Gloomy economic outlook: Bank of Canada confirms

   Canada column for Sunday, Oct. 23/16

   By Jim Fox

   Canada’s central bank has presented a gloomier picture of the country’s economic growth.
   The Bank of Canada downgraded economic predictions noting an expected drop in housing sales due to new government rules and a lingering decline in exports.
   Bank governor Stephen Poloz said the economy also continues to struggle from the plunge in oil prices that began two years ago.
   The economy isn’t expected to return to full capacity until mid-2018 instead of the late 2017 time frame it had expected a few months ago, he said.
   The Gross Domestic Product is expected to expand by 1.1 percent this year, down from the July projection of 1.3 percent, with growth of 2 percent next year, down from 2.2 percent.
   Bank members considered lowering the trendsetting key interest rate of 0.5 percent where it has been since July 2015 but has again kept it there for now.
   Finance Minister Bill Morneau will deliver his fall economic update to the House of Commons on Nov. 1.
   There are indications it will include ways the Liberal government can stimulate the stalled economy.


Thursday, October 20, 2016

Canadians don't like Trump's remarks about their health care program

   Canada column for Sunday, Oct. 16/16

   (c) By Jim Fox

   Canadians are taking issue with Republican presidential candidate Donald Trump for referring to their health-care system as being “catastrophic.”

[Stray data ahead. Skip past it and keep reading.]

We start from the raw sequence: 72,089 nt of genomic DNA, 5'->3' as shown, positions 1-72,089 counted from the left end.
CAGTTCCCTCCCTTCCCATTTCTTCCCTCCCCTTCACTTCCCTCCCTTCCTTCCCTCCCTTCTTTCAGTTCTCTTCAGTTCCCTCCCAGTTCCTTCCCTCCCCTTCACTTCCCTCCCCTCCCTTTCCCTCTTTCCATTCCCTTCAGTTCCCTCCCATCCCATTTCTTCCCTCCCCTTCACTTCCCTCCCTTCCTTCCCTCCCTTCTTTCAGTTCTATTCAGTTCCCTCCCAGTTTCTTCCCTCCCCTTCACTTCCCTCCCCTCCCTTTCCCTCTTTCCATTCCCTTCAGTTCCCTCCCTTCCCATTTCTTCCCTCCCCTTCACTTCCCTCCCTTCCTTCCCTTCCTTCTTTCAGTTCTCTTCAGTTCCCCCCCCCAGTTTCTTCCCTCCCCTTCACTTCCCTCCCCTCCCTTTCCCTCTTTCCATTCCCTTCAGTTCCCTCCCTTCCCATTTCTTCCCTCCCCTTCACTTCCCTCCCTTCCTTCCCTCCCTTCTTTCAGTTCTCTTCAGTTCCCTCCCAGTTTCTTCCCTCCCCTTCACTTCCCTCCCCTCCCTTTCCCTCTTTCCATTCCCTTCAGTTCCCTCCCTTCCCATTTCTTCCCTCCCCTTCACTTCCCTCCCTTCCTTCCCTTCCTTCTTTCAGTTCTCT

Canada’s “mostly free” publicly funded doctor and hospital services can’t cope with demand, resulting in people going to the U.S. for treatment, Trump said.
   The Fraser Institute said 45,619 people sought non-emergency medical procedures outside of Canada last year largely because of long wait times at home.
   The number is about 1 percent of the patients of physicians who responded to a survey, the report said.
   Data from doctors gives a “general estimation” of the number of “medical tourists,” said Bacchus Barua of the Vancouver-based institute.
   The numbers are then applied to the total number of medical procedures carried out in Canada, as recorded by the Canadian Institute for Health Information, he added.
   Some critics are skeptical of the institute’s methodology.
   Even so, Ron Labonte, a health-sciences professor, said the number of people leaving for hospital care is very small.